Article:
For years, outspoken Catherine L. Hughes used the airwaves to broadcast the voice of the African American cause as she saw it.
She vehemently defended the honor of black politicians such as former mayor Marion Barry and former Maryland state senator Larry Young when they were dogged by allegations of crime and corruption. (She later broke with Barry and hired Young as a morning talk show host.) To her listeners, she was the empowering voice of the black community, and in 1986 she led a scathing, 13-week protest against The Washington Post over its portrayal of a rap artist arrested for murder and over a controversial column.
In short, Hughes fashioned herself into the straight-talking icon of Radio One Inc., and in the process molded her chain of 27 radio stations, including pending acquisitions--the largest African American-owned public company in the country--into a larger version of herself: sassy, powerful and urban.
While it's an image and a strategy that have sold well on Wall Street, Radio One's culture is changing. It still tries to keep its finger on the pulse of its African American, urban listeners, sending--as it always has--employees to clubs and malls to keep close tabs on the culture on the streets. Now its new, younger generation of leaders--led by Hughes's son and Radio One's president and chief executive, Alfred C. Liggins III--is focusing on another goal: transforming Radio One into a national radio empire.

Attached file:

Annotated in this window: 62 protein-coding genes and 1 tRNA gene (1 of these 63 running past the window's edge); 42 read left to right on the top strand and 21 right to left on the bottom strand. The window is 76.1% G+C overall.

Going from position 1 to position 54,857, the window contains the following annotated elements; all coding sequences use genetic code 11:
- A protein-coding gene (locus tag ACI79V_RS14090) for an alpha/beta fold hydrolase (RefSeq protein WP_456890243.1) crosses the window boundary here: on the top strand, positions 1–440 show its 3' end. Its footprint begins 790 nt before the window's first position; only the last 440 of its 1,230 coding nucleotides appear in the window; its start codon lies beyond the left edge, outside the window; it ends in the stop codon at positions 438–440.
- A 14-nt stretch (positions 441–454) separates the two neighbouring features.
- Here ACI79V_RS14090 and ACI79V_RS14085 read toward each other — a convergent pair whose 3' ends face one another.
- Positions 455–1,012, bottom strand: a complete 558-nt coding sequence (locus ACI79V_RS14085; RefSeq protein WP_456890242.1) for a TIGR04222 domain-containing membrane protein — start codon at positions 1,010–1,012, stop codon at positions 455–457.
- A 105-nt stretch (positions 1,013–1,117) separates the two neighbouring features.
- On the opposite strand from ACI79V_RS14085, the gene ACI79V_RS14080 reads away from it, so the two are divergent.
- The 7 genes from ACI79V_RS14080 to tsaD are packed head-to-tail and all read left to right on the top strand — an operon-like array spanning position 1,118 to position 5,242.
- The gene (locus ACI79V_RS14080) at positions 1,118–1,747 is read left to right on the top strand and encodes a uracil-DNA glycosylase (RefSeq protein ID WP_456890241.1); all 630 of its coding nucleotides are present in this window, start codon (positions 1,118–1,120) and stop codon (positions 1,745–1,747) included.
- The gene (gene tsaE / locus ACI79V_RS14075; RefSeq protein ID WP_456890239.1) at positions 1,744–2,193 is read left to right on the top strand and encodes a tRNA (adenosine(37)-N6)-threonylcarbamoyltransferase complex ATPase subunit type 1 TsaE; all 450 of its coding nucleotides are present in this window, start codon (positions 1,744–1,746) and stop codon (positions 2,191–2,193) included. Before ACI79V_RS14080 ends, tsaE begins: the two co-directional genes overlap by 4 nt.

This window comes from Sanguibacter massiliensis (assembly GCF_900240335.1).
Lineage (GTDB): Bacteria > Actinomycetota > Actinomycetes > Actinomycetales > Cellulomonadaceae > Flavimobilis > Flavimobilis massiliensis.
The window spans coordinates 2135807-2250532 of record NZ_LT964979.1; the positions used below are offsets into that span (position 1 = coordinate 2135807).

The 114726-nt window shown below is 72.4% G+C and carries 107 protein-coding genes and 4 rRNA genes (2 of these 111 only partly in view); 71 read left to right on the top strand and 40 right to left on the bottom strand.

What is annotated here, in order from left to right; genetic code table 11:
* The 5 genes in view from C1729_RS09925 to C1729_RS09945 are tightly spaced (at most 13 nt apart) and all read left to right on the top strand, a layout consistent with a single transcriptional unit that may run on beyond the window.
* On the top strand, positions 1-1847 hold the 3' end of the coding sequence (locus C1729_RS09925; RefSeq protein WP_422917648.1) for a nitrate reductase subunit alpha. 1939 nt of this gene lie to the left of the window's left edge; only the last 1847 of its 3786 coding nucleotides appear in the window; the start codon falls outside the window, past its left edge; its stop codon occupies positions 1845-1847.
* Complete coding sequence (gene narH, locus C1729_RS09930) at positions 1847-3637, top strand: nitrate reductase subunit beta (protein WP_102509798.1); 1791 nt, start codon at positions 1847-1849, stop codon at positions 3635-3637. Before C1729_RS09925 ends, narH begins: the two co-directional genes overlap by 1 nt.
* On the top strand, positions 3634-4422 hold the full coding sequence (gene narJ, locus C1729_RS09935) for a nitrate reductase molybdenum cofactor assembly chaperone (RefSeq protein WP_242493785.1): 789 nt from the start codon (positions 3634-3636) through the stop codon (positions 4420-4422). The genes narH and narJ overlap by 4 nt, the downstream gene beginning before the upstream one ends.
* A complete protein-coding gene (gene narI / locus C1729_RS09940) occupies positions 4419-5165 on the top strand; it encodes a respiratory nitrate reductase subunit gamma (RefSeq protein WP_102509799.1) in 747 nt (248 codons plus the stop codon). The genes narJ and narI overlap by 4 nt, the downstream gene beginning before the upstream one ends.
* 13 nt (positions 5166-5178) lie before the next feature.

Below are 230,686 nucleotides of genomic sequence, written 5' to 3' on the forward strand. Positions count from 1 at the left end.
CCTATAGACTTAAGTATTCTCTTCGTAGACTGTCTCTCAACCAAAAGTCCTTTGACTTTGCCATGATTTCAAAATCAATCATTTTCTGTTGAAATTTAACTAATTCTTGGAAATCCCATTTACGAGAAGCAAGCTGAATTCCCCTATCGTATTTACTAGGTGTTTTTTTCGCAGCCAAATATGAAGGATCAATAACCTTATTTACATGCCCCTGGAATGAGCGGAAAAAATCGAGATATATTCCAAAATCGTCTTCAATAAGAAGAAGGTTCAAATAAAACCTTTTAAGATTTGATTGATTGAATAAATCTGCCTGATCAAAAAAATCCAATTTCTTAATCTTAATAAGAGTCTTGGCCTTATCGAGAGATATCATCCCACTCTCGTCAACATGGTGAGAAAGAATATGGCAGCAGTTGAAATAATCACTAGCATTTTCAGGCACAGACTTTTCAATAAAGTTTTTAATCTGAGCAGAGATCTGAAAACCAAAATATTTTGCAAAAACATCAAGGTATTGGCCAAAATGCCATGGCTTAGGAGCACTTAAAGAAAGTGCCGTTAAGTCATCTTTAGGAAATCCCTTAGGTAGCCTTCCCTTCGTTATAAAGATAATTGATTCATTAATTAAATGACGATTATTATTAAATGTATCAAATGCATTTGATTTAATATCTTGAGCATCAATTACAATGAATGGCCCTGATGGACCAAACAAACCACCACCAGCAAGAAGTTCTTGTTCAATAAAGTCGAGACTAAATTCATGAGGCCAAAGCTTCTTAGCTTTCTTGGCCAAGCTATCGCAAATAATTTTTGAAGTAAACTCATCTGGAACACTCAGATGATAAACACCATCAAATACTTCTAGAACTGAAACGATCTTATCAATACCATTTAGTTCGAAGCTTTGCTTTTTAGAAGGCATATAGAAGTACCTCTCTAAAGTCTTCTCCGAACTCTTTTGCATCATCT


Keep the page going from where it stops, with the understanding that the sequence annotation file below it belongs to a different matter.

Locally, Hughes's erstwhile appeal as a black advocate is fading into the background as the company focuses more on bottom-line interests that play into a mainstream, majority financial culture. Both Hughes and Liggins say it's a natural evolution: Expanding in the capital marketplace is the ultimate realization of black empowerment that serves and broadens the voice of the African American community.
Lanham-based Radio One's stock price increased 166 percent last year and hit a high of $96.50 since it went public last May. The company raked in revenue of more than $46 million in 1998--42.4 percent more than in 1997--and its take in the first three quarters of 1999, $57 million, easily topped that 12-month total. Radio One is growing at a faster rate than much larger networks such as Clear Channel Communications Inc. and Infinity Broadcasting Corp. Now, Radio One has its sights set on gobbling up more of the market, with the goal of doubling in the next year.
"The track record of the company is outstanding; it's the best-performing radio stock," said Tim Wallace, a broadcast analyst for Banc of America Securities in New York. "They're very disciplined, as a company and as a business," bringing in "the right people as programming directors and making use of marketing research" to sell air time effectively to advertisers, he said.